Protecting Your Intellectual Property in Israel

A Hot Tip about Law and Compliance in Israel

Last updated: 24 Feb 2011

Israel is a member of the WTO and the World Intellectual Property Organization (WIPO). It is a signatory to the Berne Convention for the Protection of Literary and Artistic Works, the Universal Copyright Convention, the Paris Convention for the Protection of Industrial Property, and the Patent Cooperation Treaty. Israel was obligated to implement the WTO Agreement on Trade-Related Aspects of Intellectual Property Rights (TRIPS) by January 1, 2000. The United States continues to encourage Israel to accede to the WIPO Copyright Treaty and the WIPO Performance and Phonograms Treaty (commonly known as the WIPO Internet Treaties), particularly in view of the importance of Israel's high-technology software and telecommunication industries.


In April 2005, Israel adopted limited data exclusivity legislation that provided some new protection from unfair commercial use of the confidential test data of pharmaceutical firms. However, these data exclusivity provisions provide data protection periods that fall far short of the periods provided in OECD-level economies, as well as other countries in the Middle East. Furthermore, even during these truncated periods of protection, generic companies are not prohibited from relying on the undisclosed test data of U.S. companies to get approvals for the export of the generic product. Research and development, as well as clinical trial expenditures made by international pharmaceutical companies, have fallen in recent years as companies have moved activities to countries with more favorable data protection regimes.


In December 2005, the Israeli government passed legislation that curtailed existing pharmaceutical patent term adjustments granted to compensate for delays in obtaining regulatory approval of a drug. This legislation further weakened the protection for intellectual property of research-based pharmaceutical companies in Israel. The new legislation references a group of 31 countries (Australia, the United States, Iceland, Japan, Norway, Switzerland and the countries of the EU) in determining the length of patent term extension. In addition, the legislation creates numerous bureaucratic obstacles for patent holders who wish to apply for a patent term extension. The legislation also applies retroactively to all pending applications for patent term extensions and already granted patent term extensions.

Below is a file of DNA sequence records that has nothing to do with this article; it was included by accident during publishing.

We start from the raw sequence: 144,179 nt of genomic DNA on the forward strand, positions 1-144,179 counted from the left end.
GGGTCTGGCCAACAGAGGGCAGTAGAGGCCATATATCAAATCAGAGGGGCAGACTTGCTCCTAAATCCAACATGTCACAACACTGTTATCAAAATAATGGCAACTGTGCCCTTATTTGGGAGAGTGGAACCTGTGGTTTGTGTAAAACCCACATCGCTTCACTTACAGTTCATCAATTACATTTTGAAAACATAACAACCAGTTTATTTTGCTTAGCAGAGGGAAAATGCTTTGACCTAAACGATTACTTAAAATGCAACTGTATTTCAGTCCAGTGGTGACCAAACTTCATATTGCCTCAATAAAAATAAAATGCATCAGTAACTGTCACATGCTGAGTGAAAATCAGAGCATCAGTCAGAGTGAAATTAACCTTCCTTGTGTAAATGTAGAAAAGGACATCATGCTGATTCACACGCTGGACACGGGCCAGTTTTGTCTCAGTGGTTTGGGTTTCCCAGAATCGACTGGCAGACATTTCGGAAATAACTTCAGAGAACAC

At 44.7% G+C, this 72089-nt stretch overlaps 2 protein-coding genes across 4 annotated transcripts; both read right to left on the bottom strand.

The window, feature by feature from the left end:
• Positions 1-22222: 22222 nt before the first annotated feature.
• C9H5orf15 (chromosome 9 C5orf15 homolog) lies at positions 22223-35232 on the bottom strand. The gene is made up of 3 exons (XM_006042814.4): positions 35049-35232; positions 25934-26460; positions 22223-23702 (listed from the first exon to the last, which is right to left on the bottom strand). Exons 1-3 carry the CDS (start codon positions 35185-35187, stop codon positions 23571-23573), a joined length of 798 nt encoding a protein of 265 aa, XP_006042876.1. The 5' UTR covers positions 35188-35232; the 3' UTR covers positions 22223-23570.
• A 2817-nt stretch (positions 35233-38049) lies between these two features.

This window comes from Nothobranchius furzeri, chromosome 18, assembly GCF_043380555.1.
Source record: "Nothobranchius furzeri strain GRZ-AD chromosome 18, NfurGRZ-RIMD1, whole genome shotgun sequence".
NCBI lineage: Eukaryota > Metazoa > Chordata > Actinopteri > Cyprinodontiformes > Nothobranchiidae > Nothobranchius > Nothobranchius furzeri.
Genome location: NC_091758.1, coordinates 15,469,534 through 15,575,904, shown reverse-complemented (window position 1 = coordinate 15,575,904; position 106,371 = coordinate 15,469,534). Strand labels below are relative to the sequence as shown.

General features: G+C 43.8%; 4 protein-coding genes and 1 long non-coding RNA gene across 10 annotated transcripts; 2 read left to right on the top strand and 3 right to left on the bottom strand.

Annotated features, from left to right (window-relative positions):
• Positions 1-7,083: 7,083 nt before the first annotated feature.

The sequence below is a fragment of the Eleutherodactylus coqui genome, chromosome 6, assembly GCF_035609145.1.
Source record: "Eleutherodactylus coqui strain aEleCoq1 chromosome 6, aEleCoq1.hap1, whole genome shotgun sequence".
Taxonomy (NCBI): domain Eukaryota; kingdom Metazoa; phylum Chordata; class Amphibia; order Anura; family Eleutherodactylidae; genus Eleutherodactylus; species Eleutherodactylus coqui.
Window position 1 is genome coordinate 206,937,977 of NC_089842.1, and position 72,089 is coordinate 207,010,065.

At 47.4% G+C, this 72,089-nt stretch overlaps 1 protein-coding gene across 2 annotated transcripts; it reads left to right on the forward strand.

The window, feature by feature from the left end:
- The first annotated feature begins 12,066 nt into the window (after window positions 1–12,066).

As a result of the deficiencies of the data exclusivity legislation and the prospect of passage of the patent term extension legislation, Israel was placed in April 2005 on the Special 301 “Priority Watch List” and to this date remains. The U.S. Government continues to urge the Israeli government and the Knesset to take steps that will provide a reasonable period of non-reliance on confidential data and periods of patent term extension similar to those granted in OECD countries.


Israel has increased its budgetary, educational, police, and judicial resources devoted to the enforcement of the country’s copyright and trademark laws. In addition, Israel passed amendments to its copyright laws that should make it easier for law enforcement officials, prosecutors, and judges to pursue, prosecute, and punish copyright crimes. Please see the Investment Climate Statement (Chapter 6) for more up to date information, specifically on the ongoing negotiations between Israel and the USTR on pharmaceutical data exclusivity.



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Posted: 18 August 2010, last updated 24 February 2011

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